We've spent hundreds of thousands of dollars, hundreds of hours, and built our first commercial aquaponics systems with FAR less information than this manual contains. We included all the information learned from spending that money and time in this manual so you don't make any of the same mistakes we did.


Learn about our Apartment/Condo Systems!

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Aquaponics Nugget #15:
System Start-up (Part 3)


In the last nugget we talked about how you inoculate your system with ProLine nitrifying bacteria to start it up quickly. Now we will talk about what's next: how to modulate the nitrite spike! to keep your fish safe. Here's how you do it: the first day that your nitrite side of the test strip shows up as 5 ppm or over, take about half the rafts off your troughs. Keep monitoring nitrites each day, and if they continue to go up from 5 ppm, take the other half of the rafts off your troughs (leaving the cover on the fish tank). This works because the nitrifying bacteria are light-sensitive and will get inhibited by the sunlight coming into your system, thus reducing the nitrite and nitrate production and "softening" the nitrite spike. This should bring the nitrites down to about 5, where they will stay for seven to ten days or so. At the end of this phase, you will see the nitrites go down to 2-3 ppm and you can put all the rafts back on the troughs. You only have to do this startup ONCE with a system when it is new. You can plant your sprouts (which you need to have seeded into the net pots two to three weeks EARLIER than this) into the rafts as soon as NITRATES first show up on your test strips. During normal operation you will see ammonia levels from 0.25 to 1.0 ppm; nitrite levels in the same range; and nitrate levels from 3-5 ppm in the winter and 10-15 ppm in the summer, in systems that use pH buffers (calcium carbonate, potassium carbonate) rather than pH adjusters (calcium hydroxide, potassium hydroxide).

We discovered this during our third system start-up. We remembered what we learned about nitrifiers being light-sensitive and getting killed off by too much sunlight, and we pulled the shade covers 2/3 of the way off the fish tank and half of the rafts off the troughs (this was a big commercial system). This inhibited the nitrifiers enough so that nitrites dropped to 4 to 5 ppm within two days and we didn’t have the hard nitrite spike we’d had in previous system start-ups. We monitored it for about another week and when the spike appeared to be over and nitrites had dropped to 3 ppm, we put the covers back over the tank and the rafts back in the troughs. We planted our little vegetable sprouts into the rafts we’d left in the troughs six days after we first put in the inoculant bacteria, then added the balance of the rafts and planted them when nitrites dropped to 3 ppm. We ended up with 1 ppm nitrites and 20 ppm nitrates ten to twelve days after inoculation; perfect!. This is the easy way to control nitrite spikes during system start-up yet still start the system quickly.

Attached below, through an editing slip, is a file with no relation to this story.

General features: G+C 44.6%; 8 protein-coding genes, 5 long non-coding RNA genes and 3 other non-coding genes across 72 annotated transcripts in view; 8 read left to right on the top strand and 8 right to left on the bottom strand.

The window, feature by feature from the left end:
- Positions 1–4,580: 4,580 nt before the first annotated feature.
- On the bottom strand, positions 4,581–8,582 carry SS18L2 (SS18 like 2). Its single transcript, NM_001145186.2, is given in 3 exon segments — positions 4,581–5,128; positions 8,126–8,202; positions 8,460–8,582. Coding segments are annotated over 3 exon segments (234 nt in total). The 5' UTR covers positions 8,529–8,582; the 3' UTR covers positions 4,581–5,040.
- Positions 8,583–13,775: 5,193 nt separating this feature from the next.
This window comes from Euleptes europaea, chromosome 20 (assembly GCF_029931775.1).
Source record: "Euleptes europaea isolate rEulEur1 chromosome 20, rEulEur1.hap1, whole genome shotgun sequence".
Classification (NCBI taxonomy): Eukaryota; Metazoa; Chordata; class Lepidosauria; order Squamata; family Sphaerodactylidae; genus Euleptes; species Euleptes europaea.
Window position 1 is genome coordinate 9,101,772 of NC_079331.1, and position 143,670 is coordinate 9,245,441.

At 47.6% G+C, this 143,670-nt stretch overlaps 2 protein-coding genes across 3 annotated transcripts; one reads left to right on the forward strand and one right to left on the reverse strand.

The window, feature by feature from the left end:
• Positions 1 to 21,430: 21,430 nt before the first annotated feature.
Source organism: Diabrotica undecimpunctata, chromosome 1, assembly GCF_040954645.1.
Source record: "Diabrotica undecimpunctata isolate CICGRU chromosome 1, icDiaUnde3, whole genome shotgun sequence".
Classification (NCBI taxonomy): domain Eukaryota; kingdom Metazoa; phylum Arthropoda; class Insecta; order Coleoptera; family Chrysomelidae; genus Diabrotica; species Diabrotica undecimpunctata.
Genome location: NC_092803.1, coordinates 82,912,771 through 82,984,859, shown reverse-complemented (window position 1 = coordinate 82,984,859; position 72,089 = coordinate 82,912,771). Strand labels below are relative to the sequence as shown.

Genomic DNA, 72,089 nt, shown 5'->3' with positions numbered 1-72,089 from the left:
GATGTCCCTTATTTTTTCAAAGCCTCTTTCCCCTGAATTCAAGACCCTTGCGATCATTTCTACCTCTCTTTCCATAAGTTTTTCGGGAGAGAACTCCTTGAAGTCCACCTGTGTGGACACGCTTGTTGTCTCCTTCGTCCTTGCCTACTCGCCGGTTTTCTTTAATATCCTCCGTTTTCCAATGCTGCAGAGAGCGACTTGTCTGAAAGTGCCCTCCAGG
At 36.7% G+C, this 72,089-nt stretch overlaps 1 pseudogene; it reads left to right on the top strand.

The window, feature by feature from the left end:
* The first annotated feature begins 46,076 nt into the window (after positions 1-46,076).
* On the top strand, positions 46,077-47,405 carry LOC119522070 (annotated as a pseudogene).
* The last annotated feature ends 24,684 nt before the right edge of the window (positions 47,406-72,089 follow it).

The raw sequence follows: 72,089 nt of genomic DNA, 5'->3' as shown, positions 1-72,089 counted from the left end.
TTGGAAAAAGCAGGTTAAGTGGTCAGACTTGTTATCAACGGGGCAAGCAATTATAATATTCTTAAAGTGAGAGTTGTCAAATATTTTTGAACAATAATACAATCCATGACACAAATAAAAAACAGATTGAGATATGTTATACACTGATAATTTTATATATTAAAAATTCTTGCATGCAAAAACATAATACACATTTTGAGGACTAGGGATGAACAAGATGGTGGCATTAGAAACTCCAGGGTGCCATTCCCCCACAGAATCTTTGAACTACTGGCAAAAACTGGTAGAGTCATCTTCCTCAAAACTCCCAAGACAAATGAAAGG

Important- One Way to Foul Up The System Start-up!  Two aquaponics system builders who purchased our plans tried to inoculate their systems with ProLine nitrifying bacteria and failed because their ammonia levels were too high (over 6 ppm). Although the information on how to do this correctly is included in the Construction Manual, is included in our Aquaponics manual, and is also repeated in the instructions on the bottle of ProLine bacteria concentrate, we forgot to write it in six-inch high letters so everyone would realize how important it was.

Nitrifying bacteria are sensitive to ammonia levels in the water above 3 ppm, which will inhibit their growth or kill them outright. When starting your system with a nitrifying bacteria inoculant such as ProLine, your system MUST have less than 3 ppm ammonia, preferably 1 ppm ammonia.

The only thing you can do if you have a system with 6 ppm ammonia or higher is to dump (yes, dump out onto the ground!) about 3/4 of the system water. The easy way to do this is to turn off the water pump, cap the pipe from the fish tank that leads to the hydroponics troughs so that no water goes out there, put a hose (the bigger the better) into the troughs, and siphon the trough water off downhill or just pump it out.